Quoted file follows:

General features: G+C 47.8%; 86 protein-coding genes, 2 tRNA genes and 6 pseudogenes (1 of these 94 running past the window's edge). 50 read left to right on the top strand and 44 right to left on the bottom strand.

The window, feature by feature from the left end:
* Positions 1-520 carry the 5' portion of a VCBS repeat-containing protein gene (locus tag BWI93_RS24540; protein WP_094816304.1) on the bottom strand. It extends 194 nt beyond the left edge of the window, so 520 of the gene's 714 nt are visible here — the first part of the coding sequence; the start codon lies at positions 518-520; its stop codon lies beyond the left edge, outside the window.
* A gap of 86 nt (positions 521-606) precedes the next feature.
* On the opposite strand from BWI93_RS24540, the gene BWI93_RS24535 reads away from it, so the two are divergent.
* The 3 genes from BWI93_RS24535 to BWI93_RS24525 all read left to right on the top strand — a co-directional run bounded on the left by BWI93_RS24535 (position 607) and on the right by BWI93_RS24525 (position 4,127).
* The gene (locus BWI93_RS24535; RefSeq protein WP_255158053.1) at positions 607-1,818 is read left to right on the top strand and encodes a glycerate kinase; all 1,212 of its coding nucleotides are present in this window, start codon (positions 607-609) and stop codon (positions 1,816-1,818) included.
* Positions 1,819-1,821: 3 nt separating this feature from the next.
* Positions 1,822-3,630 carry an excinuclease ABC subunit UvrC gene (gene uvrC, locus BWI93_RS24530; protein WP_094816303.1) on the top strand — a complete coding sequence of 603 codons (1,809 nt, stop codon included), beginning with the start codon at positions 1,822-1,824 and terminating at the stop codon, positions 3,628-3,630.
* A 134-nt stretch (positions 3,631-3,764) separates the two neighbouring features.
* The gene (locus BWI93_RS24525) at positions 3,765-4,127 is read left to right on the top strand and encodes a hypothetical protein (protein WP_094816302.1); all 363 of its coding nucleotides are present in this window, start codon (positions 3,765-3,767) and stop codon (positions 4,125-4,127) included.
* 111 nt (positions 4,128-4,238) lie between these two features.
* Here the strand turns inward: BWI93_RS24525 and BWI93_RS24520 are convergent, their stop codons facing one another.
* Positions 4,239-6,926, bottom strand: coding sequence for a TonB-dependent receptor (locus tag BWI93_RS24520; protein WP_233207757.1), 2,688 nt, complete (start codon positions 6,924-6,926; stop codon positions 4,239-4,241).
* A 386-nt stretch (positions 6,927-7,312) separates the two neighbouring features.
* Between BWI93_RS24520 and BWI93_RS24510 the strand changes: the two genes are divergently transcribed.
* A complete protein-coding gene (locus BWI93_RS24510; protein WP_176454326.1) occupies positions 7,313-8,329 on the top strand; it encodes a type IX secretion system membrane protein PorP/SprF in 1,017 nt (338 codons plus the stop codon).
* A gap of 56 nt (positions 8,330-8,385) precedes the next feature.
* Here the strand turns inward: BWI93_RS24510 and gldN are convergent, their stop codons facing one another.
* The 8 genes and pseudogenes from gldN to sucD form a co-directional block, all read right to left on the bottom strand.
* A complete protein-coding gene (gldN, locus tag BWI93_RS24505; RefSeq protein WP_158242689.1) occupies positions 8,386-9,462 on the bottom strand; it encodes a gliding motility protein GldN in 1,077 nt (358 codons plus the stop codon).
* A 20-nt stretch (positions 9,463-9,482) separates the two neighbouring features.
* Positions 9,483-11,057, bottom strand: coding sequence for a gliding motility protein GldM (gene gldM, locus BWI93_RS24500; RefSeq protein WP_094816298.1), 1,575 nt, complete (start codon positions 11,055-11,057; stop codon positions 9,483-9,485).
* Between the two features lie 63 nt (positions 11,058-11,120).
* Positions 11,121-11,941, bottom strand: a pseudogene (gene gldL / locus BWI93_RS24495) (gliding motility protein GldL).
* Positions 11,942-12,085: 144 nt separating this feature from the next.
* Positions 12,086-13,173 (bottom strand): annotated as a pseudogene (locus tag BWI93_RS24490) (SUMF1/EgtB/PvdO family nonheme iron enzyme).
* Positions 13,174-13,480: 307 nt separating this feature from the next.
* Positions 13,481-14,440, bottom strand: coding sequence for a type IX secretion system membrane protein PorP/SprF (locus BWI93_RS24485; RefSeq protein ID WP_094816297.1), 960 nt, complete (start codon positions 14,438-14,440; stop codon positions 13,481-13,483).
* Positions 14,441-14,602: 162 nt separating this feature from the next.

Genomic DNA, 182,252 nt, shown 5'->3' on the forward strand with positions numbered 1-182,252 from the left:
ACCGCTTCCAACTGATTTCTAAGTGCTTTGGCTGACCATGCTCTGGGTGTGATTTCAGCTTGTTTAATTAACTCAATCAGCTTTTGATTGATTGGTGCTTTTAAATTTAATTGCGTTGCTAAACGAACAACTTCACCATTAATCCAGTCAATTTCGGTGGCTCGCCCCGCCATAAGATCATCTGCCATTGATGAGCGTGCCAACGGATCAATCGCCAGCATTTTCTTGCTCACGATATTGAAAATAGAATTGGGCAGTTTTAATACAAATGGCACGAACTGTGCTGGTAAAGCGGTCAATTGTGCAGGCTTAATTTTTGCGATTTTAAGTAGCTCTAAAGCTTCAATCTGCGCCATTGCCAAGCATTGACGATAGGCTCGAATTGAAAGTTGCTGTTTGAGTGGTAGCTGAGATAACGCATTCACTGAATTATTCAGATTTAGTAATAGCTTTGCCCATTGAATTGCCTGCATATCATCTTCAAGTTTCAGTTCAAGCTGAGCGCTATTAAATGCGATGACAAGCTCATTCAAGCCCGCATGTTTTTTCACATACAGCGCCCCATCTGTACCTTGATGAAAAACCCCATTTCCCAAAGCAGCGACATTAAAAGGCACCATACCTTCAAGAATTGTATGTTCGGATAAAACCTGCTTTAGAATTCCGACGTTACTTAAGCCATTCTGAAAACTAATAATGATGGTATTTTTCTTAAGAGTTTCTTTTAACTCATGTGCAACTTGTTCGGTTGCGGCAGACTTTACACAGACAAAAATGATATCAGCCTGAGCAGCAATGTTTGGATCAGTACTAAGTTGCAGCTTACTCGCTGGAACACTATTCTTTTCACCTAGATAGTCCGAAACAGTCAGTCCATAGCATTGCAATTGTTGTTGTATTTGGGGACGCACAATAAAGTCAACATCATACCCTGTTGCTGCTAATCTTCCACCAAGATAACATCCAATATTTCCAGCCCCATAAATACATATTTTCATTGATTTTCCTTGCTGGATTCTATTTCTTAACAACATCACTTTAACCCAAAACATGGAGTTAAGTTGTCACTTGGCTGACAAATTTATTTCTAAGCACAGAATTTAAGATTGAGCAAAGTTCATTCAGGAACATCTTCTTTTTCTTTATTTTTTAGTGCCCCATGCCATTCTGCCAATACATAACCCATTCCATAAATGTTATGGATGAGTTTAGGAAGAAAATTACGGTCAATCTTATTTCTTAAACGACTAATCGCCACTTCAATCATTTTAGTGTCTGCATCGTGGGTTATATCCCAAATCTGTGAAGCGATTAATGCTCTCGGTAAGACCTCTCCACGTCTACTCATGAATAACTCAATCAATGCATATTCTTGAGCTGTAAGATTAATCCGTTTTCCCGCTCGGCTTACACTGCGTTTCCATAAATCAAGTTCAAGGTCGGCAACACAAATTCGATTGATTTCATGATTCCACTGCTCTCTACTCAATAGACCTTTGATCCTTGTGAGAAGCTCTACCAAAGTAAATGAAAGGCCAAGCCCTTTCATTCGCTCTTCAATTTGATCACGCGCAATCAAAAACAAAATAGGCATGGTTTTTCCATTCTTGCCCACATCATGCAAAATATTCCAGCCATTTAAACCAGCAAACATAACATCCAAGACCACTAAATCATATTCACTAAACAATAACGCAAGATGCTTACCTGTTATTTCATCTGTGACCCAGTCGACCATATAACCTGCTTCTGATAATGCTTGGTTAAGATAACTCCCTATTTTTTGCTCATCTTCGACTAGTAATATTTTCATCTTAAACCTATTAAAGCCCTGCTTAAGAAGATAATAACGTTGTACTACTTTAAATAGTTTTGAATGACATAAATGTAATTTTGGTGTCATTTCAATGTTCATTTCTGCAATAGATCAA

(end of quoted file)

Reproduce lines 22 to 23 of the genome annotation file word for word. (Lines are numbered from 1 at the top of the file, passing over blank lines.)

* A 20-nt stretch (positions 9,463-9,482) separates the two neighbouring features.
* Positions 9,483-11,057, bottom strand: coding sequence for a gliding motility protein GldM (gene gldM, locus BWI93_RS24500; RefSeq protein WP_094816298.1), 1,575 nt, complete (start codon positions 11,055-11,057; stop codon positions 9,483-9,485).